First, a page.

“I think it’s kind of emblematic of what you guys have watched here the last three years,” Harbaugh said. “It’s kind of how we piece it together.”

Defensive players love carrying out Martindale’s creative, bring-the-house combinations, which he kept calling deep into the fourth quarter. They merrily sang his praises in the aftermath, regretting only that the Bengals mustered three points in the waning seconds of garbage time.

“This defense is fun,” outside linebacker Matthew Judon said.

“That’s all Wink, man,” said Queen, who also returned a fumbled for a touchdown in the fourth quarter. “He dialed up the plays, and we just executed them.”

When little else is working, Lamar Jackson looks for No. 89.

If the Ravens offense is flowing easily, Jackson will spread his targets between eight or nine players. But when he’s under pressure and first downs are harder to come by, his eyes go to wide receiver Marquise Brown and especially, Andrews.

On the Ravens' first touchdown drive, Jackson targeted Andrews on three straight third downs and converted all three. On the last of those, he fired the ball into a tight window in the end zone, trusting his tight end to make the play.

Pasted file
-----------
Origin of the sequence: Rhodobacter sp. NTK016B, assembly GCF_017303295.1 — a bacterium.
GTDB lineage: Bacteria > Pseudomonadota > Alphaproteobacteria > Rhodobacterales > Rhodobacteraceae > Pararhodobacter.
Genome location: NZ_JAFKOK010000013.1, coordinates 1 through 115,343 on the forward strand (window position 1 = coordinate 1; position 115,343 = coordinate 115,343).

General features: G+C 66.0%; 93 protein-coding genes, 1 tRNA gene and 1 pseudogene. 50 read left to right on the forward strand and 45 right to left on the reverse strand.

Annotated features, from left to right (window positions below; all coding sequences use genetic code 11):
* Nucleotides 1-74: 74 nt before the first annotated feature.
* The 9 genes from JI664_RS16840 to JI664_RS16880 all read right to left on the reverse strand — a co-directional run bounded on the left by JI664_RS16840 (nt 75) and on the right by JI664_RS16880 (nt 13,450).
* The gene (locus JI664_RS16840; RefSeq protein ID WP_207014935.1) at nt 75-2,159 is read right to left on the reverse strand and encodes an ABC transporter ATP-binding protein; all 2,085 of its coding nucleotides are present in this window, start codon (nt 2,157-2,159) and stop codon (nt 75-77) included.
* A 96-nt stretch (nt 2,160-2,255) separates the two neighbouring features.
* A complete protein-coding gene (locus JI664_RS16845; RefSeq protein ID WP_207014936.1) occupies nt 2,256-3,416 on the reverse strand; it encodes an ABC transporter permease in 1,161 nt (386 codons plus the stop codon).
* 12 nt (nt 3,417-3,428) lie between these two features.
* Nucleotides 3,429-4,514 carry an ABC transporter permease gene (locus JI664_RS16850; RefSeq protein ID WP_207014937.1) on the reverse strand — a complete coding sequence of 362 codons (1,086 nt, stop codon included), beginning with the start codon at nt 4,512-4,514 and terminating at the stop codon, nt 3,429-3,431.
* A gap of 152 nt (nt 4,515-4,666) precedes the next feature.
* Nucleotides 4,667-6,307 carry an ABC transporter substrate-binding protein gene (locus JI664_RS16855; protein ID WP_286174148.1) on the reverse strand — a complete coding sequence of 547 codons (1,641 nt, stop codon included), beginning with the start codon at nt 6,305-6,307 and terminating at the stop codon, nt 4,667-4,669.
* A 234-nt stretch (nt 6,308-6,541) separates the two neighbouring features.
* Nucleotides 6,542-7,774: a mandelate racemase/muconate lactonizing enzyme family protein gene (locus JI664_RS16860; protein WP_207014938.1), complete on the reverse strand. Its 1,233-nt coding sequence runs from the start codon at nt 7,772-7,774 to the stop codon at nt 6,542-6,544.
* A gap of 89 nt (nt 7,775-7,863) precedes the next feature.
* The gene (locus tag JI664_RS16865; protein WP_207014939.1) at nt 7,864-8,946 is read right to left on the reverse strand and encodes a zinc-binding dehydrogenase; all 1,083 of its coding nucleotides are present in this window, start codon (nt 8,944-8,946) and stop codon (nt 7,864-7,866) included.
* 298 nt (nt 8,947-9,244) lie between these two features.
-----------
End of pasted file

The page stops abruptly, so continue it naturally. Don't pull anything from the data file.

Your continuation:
Andrews would not have it any other way. “Third downs are money downs,” he said. “Those are the downs I love.”

He did not have a huge game overall, with half his catches and yards coming on that one drive. But his connection with Jackson lay at the heart of the team’s most successful offensive stretch.

Advertisement

By contrast, Jackson did not complete a single pass on five attempts to wide receivers Snead and Miles Boykin. Boykin, the former third-round draft pick out of Notre Dame, seemed particularly out of sync with his quarterback. The Ravens entered the season with high hopes for him to become a reliable outside target, but he’s caught just three passes for 36 yards over the past three games.

Advertisement

So the Ravens are back to a familiar pattern, relying on a tight end as their No. 1 option and looking for more from their wide receivers.

Sacks will dominate the headlines, but sound play on the edges was just as important to the Ravens' defensive dominance.

Burrow endured an afternoon of suffering in part because the Bengals could not create anything for running back Joe Mixon, who torched the Jacksonville Jaguars for 151 yards in Week 4. The Ravens did an excellent job keeping Mixon bottled in the middle of the field and also stuffed an attempted end-around by Bengals wide receiver Mike Thomas.